Cookies

This Website use Cookies OK

Read more U.S. News

Jack Hatton, rising judo star and Olympic hopeful, dies just days after turning 24

2019-09-26

Jack Hatton, one of America’s top judo players, died this week just days after turning 24, the sport’s governing body announced Wednesday.

The 2020 Olympic hopeful, who celebrated his birthday last Friday, had recently competed in the Pan American Games and earned a bronze medal in one of the rounds.

USA Judo announced Tuesday’s “unexpected passing” on Facebook without providing details. But a GoFundMe campaign set up to help his family with funeral costs suggests he struggled with mental health.

“There wasn’t anything wrong with Jack Hatton, he just couldn’t endure anymore,” the campaign organizer, Tony Sangimino, wrote on the website.

It is with extremely heavy hearts that USA Judo announces the unexpected passing of USA Judo national team member, Jack...

Hatton was a New York native and was training at Pedro’s Judo Center in Wakefield, Mass., under two-time Olympic medalist Jimmy Pedro, according to the Team USA website.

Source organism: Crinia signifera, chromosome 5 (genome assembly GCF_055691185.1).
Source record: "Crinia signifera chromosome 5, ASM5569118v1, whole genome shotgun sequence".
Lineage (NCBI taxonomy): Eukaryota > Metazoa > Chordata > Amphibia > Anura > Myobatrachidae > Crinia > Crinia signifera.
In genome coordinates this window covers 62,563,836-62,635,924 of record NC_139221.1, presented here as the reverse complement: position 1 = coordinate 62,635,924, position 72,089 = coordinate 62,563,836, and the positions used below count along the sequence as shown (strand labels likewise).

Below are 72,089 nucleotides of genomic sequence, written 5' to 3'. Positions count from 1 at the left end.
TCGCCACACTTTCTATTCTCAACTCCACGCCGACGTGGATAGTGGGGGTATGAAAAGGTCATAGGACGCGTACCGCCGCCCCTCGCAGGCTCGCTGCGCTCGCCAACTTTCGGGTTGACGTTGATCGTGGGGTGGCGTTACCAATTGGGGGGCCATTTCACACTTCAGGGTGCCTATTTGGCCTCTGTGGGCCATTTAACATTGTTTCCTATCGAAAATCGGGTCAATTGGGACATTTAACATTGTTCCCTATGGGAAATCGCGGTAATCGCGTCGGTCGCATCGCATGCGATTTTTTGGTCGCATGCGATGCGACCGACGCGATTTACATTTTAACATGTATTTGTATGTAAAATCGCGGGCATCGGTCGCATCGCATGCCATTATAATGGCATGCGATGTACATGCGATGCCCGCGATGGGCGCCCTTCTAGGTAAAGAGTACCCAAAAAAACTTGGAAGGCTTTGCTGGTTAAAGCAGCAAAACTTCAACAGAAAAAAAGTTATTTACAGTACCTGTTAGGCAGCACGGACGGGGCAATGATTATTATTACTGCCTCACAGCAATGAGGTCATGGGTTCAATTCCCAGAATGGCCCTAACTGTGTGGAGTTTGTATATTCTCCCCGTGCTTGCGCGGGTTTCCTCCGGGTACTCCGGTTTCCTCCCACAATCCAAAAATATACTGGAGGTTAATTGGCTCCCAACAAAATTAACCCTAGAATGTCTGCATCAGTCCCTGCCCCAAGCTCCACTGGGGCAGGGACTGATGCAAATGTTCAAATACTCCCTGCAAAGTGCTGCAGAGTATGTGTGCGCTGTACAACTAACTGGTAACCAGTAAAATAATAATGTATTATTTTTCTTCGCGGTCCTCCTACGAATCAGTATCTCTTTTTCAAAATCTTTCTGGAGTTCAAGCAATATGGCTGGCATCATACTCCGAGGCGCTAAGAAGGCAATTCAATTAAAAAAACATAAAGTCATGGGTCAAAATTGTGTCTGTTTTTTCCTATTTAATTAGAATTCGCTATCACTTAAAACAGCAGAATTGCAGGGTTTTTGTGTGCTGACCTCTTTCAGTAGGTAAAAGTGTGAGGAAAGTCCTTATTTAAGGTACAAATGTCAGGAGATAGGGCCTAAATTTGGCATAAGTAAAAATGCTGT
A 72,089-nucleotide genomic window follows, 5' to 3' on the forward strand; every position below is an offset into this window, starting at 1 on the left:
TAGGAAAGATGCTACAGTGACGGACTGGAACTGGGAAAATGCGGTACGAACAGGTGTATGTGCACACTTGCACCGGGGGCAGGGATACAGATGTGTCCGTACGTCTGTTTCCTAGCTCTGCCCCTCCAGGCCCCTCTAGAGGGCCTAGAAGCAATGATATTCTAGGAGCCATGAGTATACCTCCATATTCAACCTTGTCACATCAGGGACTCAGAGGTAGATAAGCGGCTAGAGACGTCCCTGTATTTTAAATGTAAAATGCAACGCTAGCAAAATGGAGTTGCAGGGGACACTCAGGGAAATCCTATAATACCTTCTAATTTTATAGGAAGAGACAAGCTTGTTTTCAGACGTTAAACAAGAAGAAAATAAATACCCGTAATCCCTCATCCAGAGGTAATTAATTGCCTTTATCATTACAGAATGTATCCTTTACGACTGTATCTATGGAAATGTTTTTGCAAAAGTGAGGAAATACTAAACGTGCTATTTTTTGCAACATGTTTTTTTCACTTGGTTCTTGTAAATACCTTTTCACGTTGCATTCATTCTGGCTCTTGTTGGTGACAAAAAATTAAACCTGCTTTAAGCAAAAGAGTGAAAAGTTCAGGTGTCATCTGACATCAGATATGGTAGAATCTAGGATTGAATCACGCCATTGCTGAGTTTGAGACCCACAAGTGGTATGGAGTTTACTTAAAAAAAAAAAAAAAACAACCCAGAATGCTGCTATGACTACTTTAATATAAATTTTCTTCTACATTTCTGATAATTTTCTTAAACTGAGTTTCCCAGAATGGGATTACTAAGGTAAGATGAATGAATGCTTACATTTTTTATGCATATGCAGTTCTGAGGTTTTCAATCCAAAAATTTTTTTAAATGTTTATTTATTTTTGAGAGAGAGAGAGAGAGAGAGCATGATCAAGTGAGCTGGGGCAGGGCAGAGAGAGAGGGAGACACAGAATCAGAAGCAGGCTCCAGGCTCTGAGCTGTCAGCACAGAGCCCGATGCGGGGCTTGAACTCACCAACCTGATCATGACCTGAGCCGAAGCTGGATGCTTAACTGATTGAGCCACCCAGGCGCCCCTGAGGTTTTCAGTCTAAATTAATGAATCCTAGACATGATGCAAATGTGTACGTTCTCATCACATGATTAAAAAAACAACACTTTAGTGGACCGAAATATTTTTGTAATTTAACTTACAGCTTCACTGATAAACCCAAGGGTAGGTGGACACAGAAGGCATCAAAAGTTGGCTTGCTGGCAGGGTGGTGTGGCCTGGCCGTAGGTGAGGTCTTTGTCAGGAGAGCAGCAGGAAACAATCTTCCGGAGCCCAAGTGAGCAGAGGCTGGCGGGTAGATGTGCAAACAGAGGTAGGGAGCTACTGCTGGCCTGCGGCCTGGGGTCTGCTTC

“Along with being a top US Judo athlete, Jack was kind-hearted, caring and an all-around great person,” the center said in a tribute posted Wednesday on Facebook. “He was a true role model for students at our dojo and judoka all over the country."

It is with our deepest sorrow that we inform you of the untimely passing of one of our students, teammates, brothers,...

Hatton, who started judo at age 4, was a training partner at the 2015 Summer Olympics in Rio and scored his first grand prix medal in 2017. He was also pursuing a business administration and management degree from DeVry University, according to Team USA.


It is with extremely heavy hearts that USA Judo announces the unexpected passing of USA Judo national team member, Jack...

Posted by USA Judo on Wednesday, September 25, 2019

It is with our deepest sorrow that we inform you of the untimely passing of one of our students, teammates, brothers,...

Posted by Pedro's Judo Center on Wednesday, September 25, 2019